Vault: So where are you now?
Egnatchik: I'm graduated from the program and am a product specialist. I'm working for a buyer in computer accessories and media.
Vault: Was that something that you decided at the end of the program or at the beginning?
Egnatchik: The participants are able to choose which path they will follow at the end of the program, so you are able to experience the different job functions and see what works for you.
Vault: Did you feel that the rotations mostly gave you a breadth and diversity of experience, or did you feel like they built upon each other?
Egnatchik: The rotations definitely built upon my prior experiences. Starting at the store level, you get a chance to learn the product, the customer base, and the various advertising and promotions. The inventory level gives you a chance to see what it takes to get the product to the store. In the product specialist role, you get to see what it takes to choose the product and have it merchandised in the store.
The rotations themselves are in the most effective order possible. Staples has made changes each year that have significantly improved the program. When I started, we spent six months in the store, and it has been reduced to four months. Our management teams certainly listened to what I and others had to say -- the time the individuals are in the rotations now is at an optimum time. It's long enough to get exposure and understanding, but fast-paced enough so that you're learning something new.
Vault: What kind of training is there that's outside of on-the-job training?
Egnatchik: There are two different types of training that MTP participants go through. First, there are probably 15 courses that are required for the MTP individuals. These cover categories from pricing to negotiation skills to supply chain logistics. That training has been opened up to other associates [in Staples' Framingham headquarters], but it is required for Merchandise Training Associates.
The courses are taught by specialists in the area, so a senior leader or manager from each of the respective departments leads the session. The courses are two to four hours and they give you the behind-the-scenes looks at what goes on for those departments as a daily basis. You can understand their challenges and responsibilities, which makes it easier to work with these departments every day.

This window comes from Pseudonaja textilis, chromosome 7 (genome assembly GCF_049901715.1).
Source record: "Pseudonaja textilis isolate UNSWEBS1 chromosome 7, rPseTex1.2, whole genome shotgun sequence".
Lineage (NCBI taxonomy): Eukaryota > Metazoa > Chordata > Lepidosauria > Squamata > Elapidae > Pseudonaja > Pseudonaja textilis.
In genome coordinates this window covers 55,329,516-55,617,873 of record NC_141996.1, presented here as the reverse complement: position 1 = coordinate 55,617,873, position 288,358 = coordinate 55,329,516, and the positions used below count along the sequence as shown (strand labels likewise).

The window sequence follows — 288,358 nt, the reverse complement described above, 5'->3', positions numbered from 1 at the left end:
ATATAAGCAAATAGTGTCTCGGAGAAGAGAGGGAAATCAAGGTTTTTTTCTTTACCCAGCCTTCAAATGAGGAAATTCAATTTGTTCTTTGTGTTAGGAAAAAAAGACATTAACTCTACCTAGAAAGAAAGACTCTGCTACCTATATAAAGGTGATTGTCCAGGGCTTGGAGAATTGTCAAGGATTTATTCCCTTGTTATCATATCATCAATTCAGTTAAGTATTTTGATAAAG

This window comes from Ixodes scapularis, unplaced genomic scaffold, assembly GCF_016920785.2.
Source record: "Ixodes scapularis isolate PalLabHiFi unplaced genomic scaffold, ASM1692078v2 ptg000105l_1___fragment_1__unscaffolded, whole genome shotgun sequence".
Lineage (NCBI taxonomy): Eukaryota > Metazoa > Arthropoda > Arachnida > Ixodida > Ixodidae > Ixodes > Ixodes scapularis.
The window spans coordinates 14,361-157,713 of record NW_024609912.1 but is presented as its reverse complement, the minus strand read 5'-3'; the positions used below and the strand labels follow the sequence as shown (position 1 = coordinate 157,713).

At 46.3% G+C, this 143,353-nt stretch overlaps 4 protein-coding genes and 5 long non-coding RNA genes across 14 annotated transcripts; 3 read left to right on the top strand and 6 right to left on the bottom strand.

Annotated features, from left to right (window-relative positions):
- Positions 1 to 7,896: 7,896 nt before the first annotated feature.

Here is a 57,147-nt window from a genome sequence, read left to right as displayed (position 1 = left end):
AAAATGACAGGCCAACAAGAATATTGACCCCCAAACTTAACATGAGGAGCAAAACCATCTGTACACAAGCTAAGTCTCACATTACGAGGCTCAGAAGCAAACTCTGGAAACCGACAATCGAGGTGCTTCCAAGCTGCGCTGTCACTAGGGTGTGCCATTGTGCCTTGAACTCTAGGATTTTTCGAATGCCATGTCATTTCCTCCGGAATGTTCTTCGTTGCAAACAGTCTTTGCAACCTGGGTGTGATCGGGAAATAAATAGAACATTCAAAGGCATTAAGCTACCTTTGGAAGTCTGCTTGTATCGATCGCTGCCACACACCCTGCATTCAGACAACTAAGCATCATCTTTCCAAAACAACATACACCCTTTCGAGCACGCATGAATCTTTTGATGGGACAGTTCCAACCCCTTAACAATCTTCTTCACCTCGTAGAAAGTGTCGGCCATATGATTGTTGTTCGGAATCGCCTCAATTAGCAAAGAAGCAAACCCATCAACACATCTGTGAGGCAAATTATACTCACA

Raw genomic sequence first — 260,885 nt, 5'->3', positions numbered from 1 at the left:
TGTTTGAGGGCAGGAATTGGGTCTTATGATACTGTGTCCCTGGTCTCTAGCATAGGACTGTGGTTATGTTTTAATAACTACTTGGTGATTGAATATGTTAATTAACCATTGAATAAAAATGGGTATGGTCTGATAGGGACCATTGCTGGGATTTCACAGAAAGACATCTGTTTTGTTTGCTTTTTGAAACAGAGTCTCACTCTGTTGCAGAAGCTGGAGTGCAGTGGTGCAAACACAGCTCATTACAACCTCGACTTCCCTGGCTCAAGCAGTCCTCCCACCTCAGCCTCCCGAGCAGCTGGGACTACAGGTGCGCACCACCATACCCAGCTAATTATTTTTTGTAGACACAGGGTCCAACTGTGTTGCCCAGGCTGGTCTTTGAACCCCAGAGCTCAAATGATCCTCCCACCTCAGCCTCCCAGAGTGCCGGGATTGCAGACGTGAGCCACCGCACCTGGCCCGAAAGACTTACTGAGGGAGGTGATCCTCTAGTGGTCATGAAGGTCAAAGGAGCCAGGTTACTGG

Vault: What's the other type of training?
Egnatchik: The other piece of training is a mentor relationship where you work with someone at the director level. You and your mentor meet monthly to establish challenges, exciting things you've learned, and how your progress is going along the way. It was incredibly helpful, because the mentors have been with the company for a long period of time. He/she can connect you with other individuals in the company to explore other departments, talk through challenges, and are very supportive and encouraging of your role at Staples.
Vault: Given that you weren't looking specifically for a position in the retail industry, do you think now this is where you'd like to be?
Egnatchik: Right now I'm in a great spot, because I'm able to directly impact our company via buying opportunities, advertising decisions, and looking out for future products. There are some aspects that are 100 percent marketing, and there some aspects, like making sure you're beating last year's numbers, that are 100 percent finance. It's business all the way and it's been a great experience for me.